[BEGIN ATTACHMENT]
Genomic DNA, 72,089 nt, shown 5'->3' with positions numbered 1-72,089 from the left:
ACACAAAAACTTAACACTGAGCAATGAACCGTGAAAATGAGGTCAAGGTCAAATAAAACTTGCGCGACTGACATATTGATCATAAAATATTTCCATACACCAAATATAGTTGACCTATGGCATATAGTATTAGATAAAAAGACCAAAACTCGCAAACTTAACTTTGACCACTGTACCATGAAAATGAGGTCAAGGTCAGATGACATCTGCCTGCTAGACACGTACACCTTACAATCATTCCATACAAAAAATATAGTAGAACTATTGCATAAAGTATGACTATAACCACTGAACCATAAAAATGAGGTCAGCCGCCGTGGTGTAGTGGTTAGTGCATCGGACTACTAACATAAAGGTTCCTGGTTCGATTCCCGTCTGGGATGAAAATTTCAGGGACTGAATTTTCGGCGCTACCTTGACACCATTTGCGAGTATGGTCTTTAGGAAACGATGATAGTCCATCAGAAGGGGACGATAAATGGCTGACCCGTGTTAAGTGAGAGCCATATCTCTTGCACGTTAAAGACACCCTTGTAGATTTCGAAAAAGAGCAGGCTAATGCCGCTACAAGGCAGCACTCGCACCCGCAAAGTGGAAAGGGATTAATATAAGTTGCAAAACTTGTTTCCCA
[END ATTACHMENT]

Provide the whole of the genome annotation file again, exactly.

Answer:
Genomic DNA, 72,089 nt, shown 5'->3' with positions numbered 1-72,089 from the left:
ACACAAAAACTTAACACTGAGCAATGAACCGTGAAAATGAGGTCAAGGTCAAATAAAACTTGCGCGACTGACATATTGATCATAAAATATTTCCATACACCAAATATAGTTGACCTATGGCATATAGTATTAGATAAAAAGACCAAAACTCGCAAACTTAACTTTGACCACTGTACCATGAAAATGAGGTCAAGGTCAGATGACATCTGCCTGCTAGACACGTACACCTTACAATCATTCCATACAAAAAATATAGTAGAACTATTGCATAAAGTATGACTATAACCACTGAACCATAAAAATGAGGTCAGCCGCCGTGGTGTAGTGGTTAGTGCATCGGACTACTAACATAAAGGTTCCTGGTTCGATTCCCGTCTGGGATGAAAATTTCAGGGACTGAATTTTCGGCGCTACCTTGACACCATTTGCGAGTATGGTCTTTAGGAAACGATGATAGTCCATCAGAAGGGGACGATAAATGGCTGACCCGTGTTAAGTGAGAGCCATATCTCTTGCACGTTAAAGACACCCTTGTAGATTTCGAAAAAGAGCAGGCTAATGCCGCTACAAGGCAGCACTCGCACCCGCAAAGTGGAAAGGGATTAATATAAGTTGCAAAACTTGTTTCCCA